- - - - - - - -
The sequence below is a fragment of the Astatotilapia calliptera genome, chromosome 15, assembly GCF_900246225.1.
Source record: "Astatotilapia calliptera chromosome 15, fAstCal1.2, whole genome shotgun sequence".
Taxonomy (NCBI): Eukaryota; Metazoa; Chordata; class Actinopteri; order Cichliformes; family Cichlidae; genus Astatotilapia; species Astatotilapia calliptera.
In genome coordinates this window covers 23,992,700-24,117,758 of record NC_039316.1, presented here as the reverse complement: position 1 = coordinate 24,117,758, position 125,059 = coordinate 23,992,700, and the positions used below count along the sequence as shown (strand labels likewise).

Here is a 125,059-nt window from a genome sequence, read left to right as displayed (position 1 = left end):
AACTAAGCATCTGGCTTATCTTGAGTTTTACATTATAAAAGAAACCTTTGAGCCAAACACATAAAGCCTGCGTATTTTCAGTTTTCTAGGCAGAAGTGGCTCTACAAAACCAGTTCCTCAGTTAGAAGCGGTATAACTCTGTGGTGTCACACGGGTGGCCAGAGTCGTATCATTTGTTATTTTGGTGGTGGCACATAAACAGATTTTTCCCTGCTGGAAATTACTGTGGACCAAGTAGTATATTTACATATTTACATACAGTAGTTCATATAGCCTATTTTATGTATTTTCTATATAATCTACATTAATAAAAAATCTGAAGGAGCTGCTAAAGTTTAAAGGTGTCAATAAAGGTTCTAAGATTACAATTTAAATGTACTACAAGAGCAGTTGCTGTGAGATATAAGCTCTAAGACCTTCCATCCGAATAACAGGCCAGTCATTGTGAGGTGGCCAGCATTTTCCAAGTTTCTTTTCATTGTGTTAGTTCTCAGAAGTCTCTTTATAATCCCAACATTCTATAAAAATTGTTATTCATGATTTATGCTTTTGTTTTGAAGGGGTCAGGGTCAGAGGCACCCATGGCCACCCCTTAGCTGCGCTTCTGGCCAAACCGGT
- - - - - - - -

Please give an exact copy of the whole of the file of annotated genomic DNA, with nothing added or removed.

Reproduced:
The sequence below is a fragment of the Astatotilapia calliptera genome, chromosome 15, assembly GCF_900246225.1.
Source record: "Astatotilapia calliptera chromosome 15, fAstCal1.2, whole genome shotgun sequence".
Taxonomy (NCBI): Eukaryota; Metazoa; Chordata; class Actinopteri; order Cichliformes; family Cichlidae; genus Astatotilapia; species Astatotilapia calliptera.
In genome coordinates this window covers 23,992,700-24,117,758 of record NC_039316.1, presented here as the reverse complement: position 1 = coordinate 24,117,758, position 125,059 = coordinate 23,992,700, and the positions used below count along the sequence as shown (strand labels likewise).

Here is a 125,059-nt window from a genome sequence, read left to right as displayed (position 1 = left end):
AACTAAGCATCTGGCTTATCTTGAGTTTTACATTATAAAAGAAACCTTTGAGCCAAACACATAAAGCCTGCGTATTTTCAGTTTTCTAGGCAGAAGTGGCTCTACAAAACCAGTTCCTCAGTTAGAAGCGGTATAACTCTGTGGTGTCACACGGGTGGCCAGAGTCGTATCATTTGTTATTTTGGTGGTGGCACATAAACAGATTTTTCCCTGCTGGAAATTACTGTGGACCAAGTAGTATATTTACATATTTACATACAGTAGTTCATATAGCCTATTTTATGTATTTTCTATATAATCTACATTAATAAAAAATCTGAAGGAGCTGCTAAAGTTTAAAGGTGTCAATAAAGGTTCTAAGATTACAATTTAAATGTACTACAAGAGCAGTTGCTGTGAGATATAAGCTCTAAGACCTTCCATCCGAATAACAGGCCAGTCATTGTGAGGTGGCCAGCATTTTCCAAGTTTCTTTTCATTGTGTTAGTTCTCAGAAGTCTCTTTATAATCCCAACATTCTATAAAAATTGTTATTCATGATTTATGCTTTTGTTTTGAAGGGGTCAGGGTCAGAGGCACCCATGGCCACCCCTTAGCTGCGCTTCTGGCCAAACCGGT